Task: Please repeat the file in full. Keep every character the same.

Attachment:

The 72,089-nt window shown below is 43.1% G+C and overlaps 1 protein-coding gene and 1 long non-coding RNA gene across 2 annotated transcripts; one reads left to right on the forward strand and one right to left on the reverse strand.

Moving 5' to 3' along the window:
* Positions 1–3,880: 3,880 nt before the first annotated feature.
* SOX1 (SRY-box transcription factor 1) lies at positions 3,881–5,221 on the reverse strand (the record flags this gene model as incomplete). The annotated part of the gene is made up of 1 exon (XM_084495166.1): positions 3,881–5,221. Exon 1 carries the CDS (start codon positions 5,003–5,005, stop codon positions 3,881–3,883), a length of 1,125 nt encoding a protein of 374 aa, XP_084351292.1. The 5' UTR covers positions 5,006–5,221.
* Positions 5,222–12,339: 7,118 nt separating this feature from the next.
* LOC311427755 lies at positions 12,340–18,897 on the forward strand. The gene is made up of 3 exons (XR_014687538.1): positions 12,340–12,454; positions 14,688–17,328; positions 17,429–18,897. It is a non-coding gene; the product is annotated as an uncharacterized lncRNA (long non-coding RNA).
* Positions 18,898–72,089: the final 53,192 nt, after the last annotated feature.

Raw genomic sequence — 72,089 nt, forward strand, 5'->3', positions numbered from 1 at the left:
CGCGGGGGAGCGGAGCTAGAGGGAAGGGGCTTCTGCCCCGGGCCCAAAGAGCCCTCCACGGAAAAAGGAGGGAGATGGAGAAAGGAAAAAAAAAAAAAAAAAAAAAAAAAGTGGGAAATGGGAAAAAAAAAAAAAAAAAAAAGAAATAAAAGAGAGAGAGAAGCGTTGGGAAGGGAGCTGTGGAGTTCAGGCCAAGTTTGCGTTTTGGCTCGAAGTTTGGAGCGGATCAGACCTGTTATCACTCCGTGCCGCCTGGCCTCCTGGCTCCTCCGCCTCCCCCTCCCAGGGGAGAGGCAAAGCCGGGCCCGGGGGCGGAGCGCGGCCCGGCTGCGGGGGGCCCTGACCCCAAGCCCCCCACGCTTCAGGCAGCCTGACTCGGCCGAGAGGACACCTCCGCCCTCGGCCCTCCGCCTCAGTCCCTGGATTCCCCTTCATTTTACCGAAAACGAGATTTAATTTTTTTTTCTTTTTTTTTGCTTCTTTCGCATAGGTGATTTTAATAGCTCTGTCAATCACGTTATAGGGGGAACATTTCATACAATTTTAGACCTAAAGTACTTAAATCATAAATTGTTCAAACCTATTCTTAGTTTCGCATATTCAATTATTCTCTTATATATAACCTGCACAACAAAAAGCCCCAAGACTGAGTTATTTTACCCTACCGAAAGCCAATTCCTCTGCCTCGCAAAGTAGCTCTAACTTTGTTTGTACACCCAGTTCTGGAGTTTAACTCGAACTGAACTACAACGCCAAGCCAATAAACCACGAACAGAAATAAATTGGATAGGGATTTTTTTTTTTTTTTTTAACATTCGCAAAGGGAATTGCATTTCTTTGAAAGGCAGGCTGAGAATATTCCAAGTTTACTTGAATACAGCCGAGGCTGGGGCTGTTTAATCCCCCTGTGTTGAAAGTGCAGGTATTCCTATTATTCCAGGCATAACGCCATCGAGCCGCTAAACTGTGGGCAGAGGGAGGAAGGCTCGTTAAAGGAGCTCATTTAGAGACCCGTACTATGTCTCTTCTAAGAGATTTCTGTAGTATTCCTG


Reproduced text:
The 72,089-nt window shown below is 43.1% G+C and overlaps 1 protein-coding gene and 1 long non-coding RNA gene across 2 annotated transcripts; one reads left to right on the forward strand and one right to left on the reverse strand.

Moving 5' to 3' along the window:
* Positions 1–3,880: 3,880 nt before the first annotated feature.
* SOX1 (SRY-box transcription factor 1) lies at positions 3,881–5,221 on the reverse strand (the record flags this gene model as incomplete). The annotated part of the gene is made up of 1 exon (XM_084495166.1): positions 3,881–5,221. Exon 1 carries the CDS (start codon positions 5,003–5,005, stop codon positions 3,881–3,883), a length of 1,125 nt encoding a protein of 374 aa, XP_084351292.1. The 5' UTR covers positions 5,006–5,221.
* Positions 5,222–12,339: 7,118 nt separating this feature from the next.
* LOC311427755 lies at positions 12,340–18,897 on the forward strand. The gene is made up of 3 exons (XR_014687538.1): positions 12,340–12,454; positions 14,688–17,328; positions 17,429–18,897. It is a non-coding gene; the product is annotated as an uncharacterized lncRNA (long non-coding RNA).
* Positions 18,898–72,089: the final 53,192 nt, after the last annotated feature.

Raw genomic sequence — 72,089 nt, forward strand, 5'->3', positions numbered from 1 at the left:
CGCGGGGGAGCGGAGCTAGAGGGAAGGGGCTTCTGCCCCGGGCCCAAAGAGCCCTCCACGGAAAAAGGAGGGAGATGGAGAAAGGAAAAAAAAAAAAAAAAAAAAAAAAAGTGGGAAATGGGAAAAAAAAAAAAAAAAAAAAGAAATAAAAGAGAGAGAGAAGCGTTGGGAAGGGAGCTGTGGAGTTCAGGCCAAGTTTGCGTTTTGGCTCGAAGTTTGGAGCGGATCAGACCTGTTATCACTCCGTGCCGCCTGGCCTCCTGGCTCCTCCGCCTCCCCCTCCCAGGGGAGAGGCAAAGCCGGGCCCGGGGGCGGAGCGCGGCCCGGCTGCGGGGGGCCCTGACCCCAAGCCCCCCACGCTTCAGGCAGCCTGACTCGGCCGAGAGGACACCTCCGCCCTCGGCCCTCCGCCTCAGTCCCTGGATTCCCCTTCATTTTACCGAAAACGAGATTTAATTTTTTTTTCTTTTTTTTTGCTTCTTTCGCATAGGTGATTTTAATAGCTCTGTCAATCACGTTATAGGGGGAACATTTCATACAATTTTAGACCTAAAGTACTTAAATCATAAATTGTTCAAACCTATTCTTAGTTTCGCATATTCAATTATTCTCTTATATATAACCTGCACAACAAAAAGCCCCAAGACTGAGTTATTTTACCCTACCGAAAGCCAATTCCTCTGCCTCGCAAAGTAGCTCTAACTTTGTTTGTACACCCAGTTCTGGAGTTTAACTCGAACTGAACTACAACGCCAAGCCAATAAACCACGAACAGAAATAAATTGGATAGGGATTTTTTTTTTTTTTTTTAACATTCGCAAAGGGAATTGCATTTCTTTGAAAGGCAGGCTGAGAATATTCCAAGTTTACTTGAATACAGCCGAGGCTGGGGCTGTTTAATCCCCCTGTGTTGAAAGTGCAGGTATTCCTATTATTCCAGGCATAACGCCATCGAGCCGCTAAACTGTGGGCAGAGGGAGGAAGGCTCGTTAAAGGAGCTCATTTAGAGACCCGTACTATGTCTCTTCTAAGAGATTTCTGTAGTATTCCTG